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A Wet Chemical Method for Rendering Scanning Electron Microscopy Samples Conductive and Observations on the Surface Morphology of Human Erythrocytes and Ehrlich Ascites Cells

By Mark A. Goldman and Robert C. Leif


An alternate method to the common technique of evaporating a metallic coating on cells to render them conductive for scanning electron microscopy is described. This wet chemical technique is less expensive and easier to use, but is not as widely applicable as the evaporative technique. It should prove invaluable in the identification of artifacts by comparison of micrographs of material prepared in both manners. The first step in our application of this wet chemical method is to use the Centrifugal Cytology bucket to deposit the cells onto conductive polyethylene. After centrifugation and fixation with 4% glutaraldehyde, the sample is placed in a 50% glutaraldehyde solution. After a rinse in distilled water it is treated with ammoniacal silver nitrate. The reduced silver renders the sample conductive and, thus, for erythrocytes, eliminates artifacts due to charging and reduces these artifacts to virtually acceptable levels for larger cells. The surfaces of erythrocytes appear smooth with this technique while those coated by conventional vapor deposition of Au-Pd alloys often appear slightly wrinkled. Ehrlich ascites cells apparently can be divided into two classes by surface morphology. The surface structure of Ehrlich ascites cells rendered conductive by the wet method appears to be finer than conventionally prepared ones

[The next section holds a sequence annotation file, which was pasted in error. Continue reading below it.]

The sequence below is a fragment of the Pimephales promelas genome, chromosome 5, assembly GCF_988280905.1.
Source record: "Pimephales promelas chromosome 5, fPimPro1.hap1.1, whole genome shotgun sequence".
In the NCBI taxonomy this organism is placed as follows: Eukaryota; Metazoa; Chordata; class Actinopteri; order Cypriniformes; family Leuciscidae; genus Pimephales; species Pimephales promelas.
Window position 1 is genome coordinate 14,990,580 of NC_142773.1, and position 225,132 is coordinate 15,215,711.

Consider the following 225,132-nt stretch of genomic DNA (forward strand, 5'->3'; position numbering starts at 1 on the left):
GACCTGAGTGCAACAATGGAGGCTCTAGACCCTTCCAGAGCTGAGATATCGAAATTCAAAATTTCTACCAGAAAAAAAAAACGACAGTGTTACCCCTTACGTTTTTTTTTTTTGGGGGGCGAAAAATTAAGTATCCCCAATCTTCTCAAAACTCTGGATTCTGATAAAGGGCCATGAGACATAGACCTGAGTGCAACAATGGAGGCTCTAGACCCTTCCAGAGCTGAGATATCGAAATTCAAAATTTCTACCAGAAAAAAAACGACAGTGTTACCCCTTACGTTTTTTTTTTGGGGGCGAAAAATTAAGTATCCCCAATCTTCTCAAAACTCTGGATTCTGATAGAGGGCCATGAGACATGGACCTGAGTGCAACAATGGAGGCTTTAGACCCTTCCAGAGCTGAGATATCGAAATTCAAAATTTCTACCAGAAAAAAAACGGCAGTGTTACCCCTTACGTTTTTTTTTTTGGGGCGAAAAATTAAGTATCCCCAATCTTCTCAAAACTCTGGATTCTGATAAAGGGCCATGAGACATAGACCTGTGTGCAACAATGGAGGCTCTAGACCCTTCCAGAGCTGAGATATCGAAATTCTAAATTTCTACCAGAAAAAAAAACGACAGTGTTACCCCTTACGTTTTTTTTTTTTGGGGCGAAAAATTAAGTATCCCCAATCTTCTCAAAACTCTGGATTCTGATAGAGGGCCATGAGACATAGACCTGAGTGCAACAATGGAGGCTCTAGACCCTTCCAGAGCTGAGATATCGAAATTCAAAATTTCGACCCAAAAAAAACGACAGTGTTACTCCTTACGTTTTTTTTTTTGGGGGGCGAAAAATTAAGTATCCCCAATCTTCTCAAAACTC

Topics: Physical Sciences: Biophysics
Year: 1973
DOI identifier: 10.1073/pnas.70.12.3599
OAI identifier:
Provided by: PubMed Central
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